Mott died in 1973, just as rising gas prices and growing auto imports started to erode GM's business. But his foundation and the Mott Children's Health Center continued to pump money into the community.
Under the leadership of William S. White, who married C.S.' granddaughter, the Mott Foundation led several multimillion- dollar attempts at downtown revival. (White has also been chairman of U.S. Sugar's board for 20 years.)
In the 1980s, Flint placed its bets on becoming a tourist and convention destination with a downtown Hyatt Regency, a festival marketplace and Auto World, an indoor theme park. Auto World folded within six months, the Hyatt changed ownership more often than its sheets, and the marketplace hemorrhaged tenants.
Steve Wilson was director of Flint's Convention and Tourist Bureau during those tumultuous years. His belief in the town's potential was lampooned by Michael Moore in Roger & Me, the 1989 documentary that chronicled the role of GM and its chief executive, Roger Smith, in Flint's demise.
"We were patterning ourselves after Boston and Baltimore,'' Wilson said, referring to two cities that had rebounded as tourist attractions with downtown marketplaces. "We wanted to hear that we could be like them. But I remember a local shoeshine guy saying, 'You think people from Flint are going to buy Gucci sunglasses?' "
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Leaders emerging from the wreckage of Flint are now thinking small. Fix up a few downtown buildings. Put lofts on the top floor, entrepreneurs in the middle, retail on the street. So far there are enough urban pioneers to fill the lofts and offices. But street-level storefronts, shiny and hopeful, are mostly vacant.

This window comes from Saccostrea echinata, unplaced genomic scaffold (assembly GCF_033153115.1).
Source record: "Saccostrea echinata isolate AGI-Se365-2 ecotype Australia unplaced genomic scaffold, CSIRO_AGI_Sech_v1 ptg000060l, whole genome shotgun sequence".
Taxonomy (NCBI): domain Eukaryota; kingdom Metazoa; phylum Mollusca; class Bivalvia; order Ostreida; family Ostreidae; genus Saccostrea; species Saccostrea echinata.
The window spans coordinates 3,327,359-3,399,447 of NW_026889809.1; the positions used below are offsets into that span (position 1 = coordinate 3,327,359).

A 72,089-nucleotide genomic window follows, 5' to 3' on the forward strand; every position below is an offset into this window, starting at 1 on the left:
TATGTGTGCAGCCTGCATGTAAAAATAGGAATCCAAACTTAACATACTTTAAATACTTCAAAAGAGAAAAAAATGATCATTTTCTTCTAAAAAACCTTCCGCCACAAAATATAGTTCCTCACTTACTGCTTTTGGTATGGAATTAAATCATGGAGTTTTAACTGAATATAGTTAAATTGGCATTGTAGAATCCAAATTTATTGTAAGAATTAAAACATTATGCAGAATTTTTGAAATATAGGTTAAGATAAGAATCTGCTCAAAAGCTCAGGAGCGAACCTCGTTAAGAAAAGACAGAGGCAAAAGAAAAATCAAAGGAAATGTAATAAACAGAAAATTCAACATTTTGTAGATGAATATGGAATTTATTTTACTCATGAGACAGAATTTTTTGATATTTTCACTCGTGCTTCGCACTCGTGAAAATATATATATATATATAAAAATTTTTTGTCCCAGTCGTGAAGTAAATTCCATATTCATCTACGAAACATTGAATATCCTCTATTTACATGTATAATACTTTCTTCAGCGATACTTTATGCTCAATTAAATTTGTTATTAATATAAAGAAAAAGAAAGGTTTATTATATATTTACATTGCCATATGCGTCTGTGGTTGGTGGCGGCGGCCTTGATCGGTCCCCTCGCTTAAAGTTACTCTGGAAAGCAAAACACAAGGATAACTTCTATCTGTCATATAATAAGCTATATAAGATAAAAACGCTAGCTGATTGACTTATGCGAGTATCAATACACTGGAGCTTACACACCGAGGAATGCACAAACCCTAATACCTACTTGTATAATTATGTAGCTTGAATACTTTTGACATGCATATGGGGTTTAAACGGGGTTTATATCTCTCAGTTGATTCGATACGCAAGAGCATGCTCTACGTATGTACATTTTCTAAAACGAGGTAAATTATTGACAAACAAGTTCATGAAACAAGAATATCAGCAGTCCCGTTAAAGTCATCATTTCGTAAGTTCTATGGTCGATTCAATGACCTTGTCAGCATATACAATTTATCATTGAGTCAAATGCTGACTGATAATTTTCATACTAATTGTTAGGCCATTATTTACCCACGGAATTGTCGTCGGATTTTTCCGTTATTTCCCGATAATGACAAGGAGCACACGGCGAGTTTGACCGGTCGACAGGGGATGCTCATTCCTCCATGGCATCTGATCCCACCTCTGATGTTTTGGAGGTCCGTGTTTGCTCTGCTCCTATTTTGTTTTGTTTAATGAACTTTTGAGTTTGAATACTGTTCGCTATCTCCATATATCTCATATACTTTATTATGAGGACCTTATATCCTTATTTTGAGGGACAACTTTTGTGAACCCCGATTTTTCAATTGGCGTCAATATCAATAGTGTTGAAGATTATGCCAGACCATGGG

Third-generation Flintoid Gary Hurand made a comfortable living developing retail parcels in the suburbs. Now, with $6-million of his own in cash or personal guarantees riding on Flint's downtown recovery and the shops still empty, he's on edge.
"When I was a kid, I used to believe that in all the second floors downtown there were these trust departments that would take care of us,'' said Hurand, who is 61. "Now those folks are dead, and their kids are in Colorado. But we're resilient as hell."
Times researchers Caryn Baird and Shirl Kennedy contributed to this report. Kris Hundley can be reached at firstname.lastname@example.org or (727) 892-2996.
Who gets what?
If Florida's $1.75-billion acquisition of U.S. Sugar goes through as planned, the company's shares will be liquidated at an estimated $350 a share. Here are the major shareholders and the percent of shares owned:
U.S. Sugar employees, Clewiston: about 35 percent
Mott Children's Health Center, Flint: 22 percent
C.S. Mott Foundation, Flint: 19 percent
Community Foundation of Greater Flint: 5 percent
Ruth Mott Foundation, Flint: 1.5 percent
Mott White family: 4 percent
Source: Court documents, IRS filings